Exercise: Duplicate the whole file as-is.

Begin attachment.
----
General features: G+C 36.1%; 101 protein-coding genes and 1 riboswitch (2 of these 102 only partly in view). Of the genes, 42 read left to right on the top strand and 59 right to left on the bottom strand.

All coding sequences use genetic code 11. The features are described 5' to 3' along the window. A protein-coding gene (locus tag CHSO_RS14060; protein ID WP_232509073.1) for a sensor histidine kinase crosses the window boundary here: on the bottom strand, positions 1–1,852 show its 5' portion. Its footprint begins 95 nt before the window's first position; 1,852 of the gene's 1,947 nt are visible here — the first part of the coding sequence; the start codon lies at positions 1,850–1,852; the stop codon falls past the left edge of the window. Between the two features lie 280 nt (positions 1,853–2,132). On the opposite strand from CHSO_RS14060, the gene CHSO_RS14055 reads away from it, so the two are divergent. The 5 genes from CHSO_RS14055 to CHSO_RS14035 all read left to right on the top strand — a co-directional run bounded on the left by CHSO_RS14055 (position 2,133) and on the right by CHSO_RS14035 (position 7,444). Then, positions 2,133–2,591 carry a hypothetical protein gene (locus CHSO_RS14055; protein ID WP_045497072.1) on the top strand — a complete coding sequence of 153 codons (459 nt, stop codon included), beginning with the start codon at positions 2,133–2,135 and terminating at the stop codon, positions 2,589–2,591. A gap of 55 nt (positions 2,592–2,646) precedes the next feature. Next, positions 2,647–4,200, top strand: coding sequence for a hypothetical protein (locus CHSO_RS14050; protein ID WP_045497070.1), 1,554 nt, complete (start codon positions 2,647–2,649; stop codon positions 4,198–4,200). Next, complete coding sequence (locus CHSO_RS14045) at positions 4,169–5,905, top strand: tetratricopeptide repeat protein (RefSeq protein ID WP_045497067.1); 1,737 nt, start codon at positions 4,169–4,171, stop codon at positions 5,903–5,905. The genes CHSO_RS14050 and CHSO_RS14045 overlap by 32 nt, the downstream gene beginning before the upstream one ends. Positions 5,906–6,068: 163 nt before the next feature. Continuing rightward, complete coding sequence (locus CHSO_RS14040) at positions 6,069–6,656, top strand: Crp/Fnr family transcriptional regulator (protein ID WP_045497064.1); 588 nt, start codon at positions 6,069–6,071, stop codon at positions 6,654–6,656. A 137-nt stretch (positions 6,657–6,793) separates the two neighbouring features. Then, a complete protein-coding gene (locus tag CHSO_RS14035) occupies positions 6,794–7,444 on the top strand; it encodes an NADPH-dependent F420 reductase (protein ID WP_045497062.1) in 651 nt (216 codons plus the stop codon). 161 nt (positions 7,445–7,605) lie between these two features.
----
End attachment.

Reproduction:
General features: G+C 36.1%; 101 protein-coding genes and 1 riboswitch (2 of these 102 only partly in view). Of the genes, 42 read left to right on the top strand and 59 right to left on the bottom strand.

All coding sequences use genetic code 11. The features are described 5' to 3' along the window. A protein-coding gene (locus tag CHSO_RS14060; protein ID WP_232509073.1) for a sensor histidine kinase crosses the window boundary here: on the bottom strand, positions 1–1,852 show its 5' portion. Its footprint begins 95 nt before the window's first position; 1,852 of the gene's 1,947 nt are visible here — the first part of the coding sequence; the start codon lies at positions 1,850–1,852; the stop codon falls past the left edge of the window. Between the two features lie 280 nt (positions 1,853–2,132). On the opposite strand from CHSO_RS14060, the gene CHSO_RS14055 reads away from it, so the two are divergent. The 5 genes from CHSO_RS14055 to CHSO_RS14035 all read left to right on the top strand — a co-directional run bounded on the left by CHSO_RS14055 (position 2,133) and on the right by CHSO_RS14035 (position 7,444). Then, positions 2,133–2,591 carry a hypothetical protein gene (locus CHSO_RS14055; protein ID WP_045497072.1) on the top strand — a complete coding sequence of 153 codons (459 nt, stop codon included), beginning with the start codon at positions 2,133–2,135 and terminating at the stop codon, positions 2,589–2,591. A gap of 55 nt (positions 2,592–2,646) precedes the next feature. Next, positions 2,647–4,200, top strand: coding sequence for a hypothetical protein (locus CHSO_RS14050; protein ID WP_045497070.1), 1,554 nt, complete (start codon positions 2,647–2,649; stop codon positions 4,198–4,200). Next, complete coding sequence (locus CHSO_RS14045) at positions 4,169–5,905, top strand: tetratricopeptide repeat protein (RefSeq protein ID WP_045497067.1); 1,737 nt, start codon at positions 4,169–4,171, stop codon at positions 5,903–5,905. The genes CHSO_RS14050 and CHSO_RS14045 overlap by 32 nt, the downstream gene beginning before the upstream one ends. Positions 5,906–6,068: 163 nt before the next feature. Continuing rightward, complete coding sequence (locus CHSO_RS14040) at positions 6,069–6,656, top strand: Crp/Fnr family transcriptional regulator (protein ID WP_045497064.1); 588 nt, start codon at positions 6,069–6,071, stop codon at positions 6,654–6,656. A 137-nt stretch (positions 6,657–6,793) separates the two neighbouring features. Then, a complete protein-coding gene (locus tag CHSO_RS14035) occupies positions 6,794–7,444 on the top strand; it encodes an NADPH-dependent F420 reductase (protein ID WP_045497062.1) in 651 nt (216 codons plus the stop codon). 161 nt (positions 7,445–7,605) lie between these two features.